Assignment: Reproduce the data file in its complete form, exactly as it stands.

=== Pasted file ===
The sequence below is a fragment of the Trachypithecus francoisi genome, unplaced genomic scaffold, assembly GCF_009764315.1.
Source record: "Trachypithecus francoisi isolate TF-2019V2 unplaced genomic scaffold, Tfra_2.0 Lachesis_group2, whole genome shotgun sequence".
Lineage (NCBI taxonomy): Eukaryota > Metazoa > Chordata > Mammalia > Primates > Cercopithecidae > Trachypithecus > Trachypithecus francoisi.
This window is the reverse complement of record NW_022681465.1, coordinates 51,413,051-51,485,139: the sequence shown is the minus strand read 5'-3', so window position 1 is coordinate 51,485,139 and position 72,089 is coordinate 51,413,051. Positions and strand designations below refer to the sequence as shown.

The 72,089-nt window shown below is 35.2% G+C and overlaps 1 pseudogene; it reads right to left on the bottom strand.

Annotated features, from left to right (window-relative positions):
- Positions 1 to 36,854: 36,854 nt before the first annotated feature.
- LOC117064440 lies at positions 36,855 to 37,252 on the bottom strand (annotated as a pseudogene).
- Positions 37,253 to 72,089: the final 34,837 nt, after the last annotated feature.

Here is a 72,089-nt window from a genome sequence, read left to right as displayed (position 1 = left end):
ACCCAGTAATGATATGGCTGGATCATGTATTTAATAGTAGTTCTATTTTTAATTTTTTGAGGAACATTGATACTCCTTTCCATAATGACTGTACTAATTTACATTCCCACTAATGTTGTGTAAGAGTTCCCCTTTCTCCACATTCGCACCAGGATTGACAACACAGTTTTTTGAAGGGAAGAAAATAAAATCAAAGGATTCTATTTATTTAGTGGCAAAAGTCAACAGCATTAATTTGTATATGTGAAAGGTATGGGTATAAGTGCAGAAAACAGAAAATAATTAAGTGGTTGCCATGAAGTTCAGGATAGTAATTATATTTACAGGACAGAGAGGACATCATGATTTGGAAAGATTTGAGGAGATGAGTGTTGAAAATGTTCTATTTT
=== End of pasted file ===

The sequence below is a fragment of the Trachypithecus francoisi genome, unplaced genomic scaffold, assembly GCF_009764315.1.
Source record: "Trachypithecus francoisi isolate TF-2019V2 unplaced genomic scaffold, Tfra_2.0 Lachesis_group2, whole genome shotgun sequence".
Lineage (NCBI taxonomy): Eukaryota > Metazoa > Chordata > Mammalia > Primates > Cercopithecidae > Trachypithecus > Trachypithecus francoisi.
This window is the reverse complement of record NW_022681465.1, coordinates 51,413,051-51,485,139: the sequence shown is the minus strand read 5'-3', so window position 1 is coordinate 51,485,139 and position 72,089 is coordinate 51,413,051. Positions and strand designations below refer to the sequence as shown.

The 72,089-nt window shown below is 35.2% G+C and overlaps 1 pseudogene; it reads right to left on the bottom strand.

Annotated features, from left to right (window-relative positions):
- Positions 1 to 36,854: 36,854 nt before the first annotated feature.
- LOC117064440 lies at positions 36,855 to 37,252 on the bottom strand (annotated as a pseudogene).
- Positions 37,253 to 72,089: the final 34,837 nt, after the last annotated feature.

Here is a 72,089-nt window from a genome sequence, read left to right as displayed (position 1 = left end):
ACCCAGTAATGATATGGCTGGATCATGTATTTAATAGTAGTTCTATTTTTAATTTTTTGAGGAACATTGATACTCCTTTCCATAATGACTGTACTAATTTACATTCCCACTAATGTTGTGTAAGAGTTCCCCTTTCTCCACATTCGCACCAGGATTGACAACACAGTTTTTTGAAGGGAAGAAAATAAAATCAAAGGATTCTATTTATTTAGTGGCAAAAGTCAACAGCATTAATTTGTATATGTGAAAGGTATGGGTATAAGTGCAGAAAACAGAAAATAATTAAGTGGTTGCCATGAAGTTCAGGATAGTAATTATATTTACAGGACAGAGAGGACATCATGATTTGGAAAGATTTGAGGAGATGAGTGTTGAAAATGTTCTATTTT